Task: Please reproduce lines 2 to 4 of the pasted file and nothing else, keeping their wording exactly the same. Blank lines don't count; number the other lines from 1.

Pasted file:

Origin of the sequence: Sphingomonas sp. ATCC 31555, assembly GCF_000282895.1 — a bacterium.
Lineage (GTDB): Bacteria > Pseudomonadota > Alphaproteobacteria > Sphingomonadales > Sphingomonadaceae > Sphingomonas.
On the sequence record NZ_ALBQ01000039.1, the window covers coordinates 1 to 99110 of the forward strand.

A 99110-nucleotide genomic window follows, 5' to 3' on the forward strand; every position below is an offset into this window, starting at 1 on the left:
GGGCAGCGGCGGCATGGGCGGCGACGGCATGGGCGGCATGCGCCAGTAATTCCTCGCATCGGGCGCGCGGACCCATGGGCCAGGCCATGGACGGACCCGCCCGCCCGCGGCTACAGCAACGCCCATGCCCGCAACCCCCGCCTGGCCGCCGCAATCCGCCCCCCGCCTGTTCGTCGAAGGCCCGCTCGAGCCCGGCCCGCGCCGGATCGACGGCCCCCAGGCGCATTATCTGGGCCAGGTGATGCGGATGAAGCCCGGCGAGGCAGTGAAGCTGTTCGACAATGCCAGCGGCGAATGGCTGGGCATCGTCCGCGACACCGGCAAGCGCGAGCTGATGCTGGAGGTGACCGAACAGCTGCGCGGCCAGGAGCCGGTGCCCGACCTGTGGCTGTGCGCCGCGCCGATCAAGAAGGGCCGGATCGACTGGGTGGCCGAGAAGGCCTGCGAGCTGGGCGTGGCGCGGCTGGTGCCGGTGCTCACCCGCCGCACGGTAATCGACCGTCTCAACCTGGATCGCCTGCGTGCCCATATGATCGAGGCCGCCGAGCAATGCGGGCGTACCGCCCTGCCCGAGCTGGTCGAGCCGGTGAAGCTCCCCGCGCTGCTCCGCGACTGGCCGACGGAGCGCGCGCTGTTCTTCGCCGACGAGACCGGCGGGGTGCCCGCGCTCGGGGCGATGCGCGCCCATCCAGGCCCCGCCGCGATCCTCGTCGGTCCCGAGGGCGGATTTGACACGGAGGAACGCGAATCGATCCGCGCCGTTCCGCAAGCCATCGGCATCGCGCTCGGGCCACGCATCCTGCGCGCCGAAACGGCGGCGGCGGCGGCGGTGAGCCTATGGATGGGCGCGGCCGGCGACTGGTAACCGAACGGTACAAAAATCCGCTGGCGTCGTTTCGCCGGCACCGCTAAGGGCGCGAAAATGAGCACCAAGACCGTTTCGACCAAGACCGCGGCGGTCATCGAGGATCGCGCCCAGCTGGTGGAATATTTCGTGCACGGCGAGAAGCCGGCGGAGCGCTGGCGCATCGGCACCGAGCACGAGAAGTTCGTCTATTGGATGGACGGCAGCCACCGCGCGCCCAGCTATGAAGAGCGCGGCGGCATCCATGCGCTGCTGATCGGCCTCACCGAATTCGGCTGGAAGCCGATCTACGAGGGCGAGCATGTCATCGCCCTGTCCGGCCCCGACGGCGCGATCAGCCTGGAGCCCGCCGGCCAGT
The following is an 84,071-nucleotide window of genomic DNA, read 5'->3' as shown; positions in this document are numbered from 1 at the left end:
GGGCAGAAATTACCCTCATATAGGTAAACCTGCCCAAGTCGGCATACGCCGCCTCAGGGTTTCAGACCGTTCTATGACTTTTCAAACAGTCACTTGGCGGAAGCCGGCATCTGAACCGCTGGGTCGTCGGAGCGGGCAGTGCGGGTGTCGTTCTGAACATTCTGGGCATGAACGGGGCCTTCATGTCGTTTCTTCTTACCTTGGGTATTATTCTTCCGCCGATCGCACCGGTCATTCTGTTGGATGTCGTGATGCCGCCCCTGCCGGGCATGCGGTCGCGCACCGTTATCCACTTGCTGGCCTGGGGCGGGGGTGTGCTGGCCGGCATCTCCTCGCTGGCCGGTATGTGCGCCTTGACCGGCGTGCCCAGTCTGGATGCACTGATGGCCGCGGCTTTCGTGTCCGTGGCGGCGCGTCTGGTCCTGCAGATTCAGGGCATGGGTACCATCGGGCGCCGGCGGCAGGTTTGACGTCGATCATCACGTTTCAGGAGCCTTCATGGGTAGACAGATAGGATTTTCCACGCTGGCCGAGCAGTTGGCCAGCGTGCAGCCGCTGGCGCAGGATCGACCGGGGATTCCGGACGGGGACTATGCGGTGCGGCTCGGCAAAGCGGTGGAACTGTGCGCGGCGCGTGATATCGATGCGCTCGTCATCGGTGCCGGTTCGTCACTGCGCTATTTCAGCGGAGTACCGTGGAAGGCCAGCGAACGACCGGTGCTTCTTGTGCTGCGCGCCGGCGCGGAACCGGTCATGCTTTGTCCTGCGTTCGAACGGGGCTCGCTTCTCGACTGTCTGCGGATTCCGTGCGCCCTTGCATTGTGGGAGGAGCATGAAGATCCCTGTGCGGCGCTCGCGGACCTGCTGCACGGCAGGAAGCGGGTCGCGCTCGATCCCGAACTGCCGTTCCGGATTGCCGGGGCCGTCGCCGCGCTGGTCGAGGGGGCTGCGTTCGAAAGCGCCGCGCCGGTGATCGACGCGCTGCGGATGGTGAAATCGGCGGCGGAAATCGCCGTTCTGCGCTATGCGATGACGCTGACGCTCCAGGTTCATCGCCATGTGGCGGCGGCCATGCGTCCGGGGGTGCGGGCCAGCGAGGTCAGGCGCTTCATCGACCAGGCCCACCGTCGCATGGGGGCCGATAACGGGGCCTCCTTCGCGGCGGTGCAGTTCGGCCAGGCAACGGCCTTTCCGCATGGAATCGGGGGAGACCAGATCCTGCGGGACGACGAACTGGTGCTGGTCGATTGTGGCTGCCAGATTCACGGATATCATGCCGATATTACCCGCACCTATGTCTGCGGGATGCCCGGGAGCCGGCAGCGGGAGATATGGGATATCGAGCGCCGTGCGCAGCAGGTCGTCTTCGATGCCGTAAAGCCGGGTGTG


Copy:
Lineage (GTDB): Bacteria > Pseudomonadota > Alphaproteobacteria > Sphingomonadales > Sphingomonadaceae > Sphingomonas.
On the sequence record NZ_ALBQ01000039.1, the window covers coordinates 1 to 99110 of the forward strand.

A 99110-nucleotide genomic window follows, 5' to 3' on the forward strand; every position below is an offset into this window, starting at 1 on the left: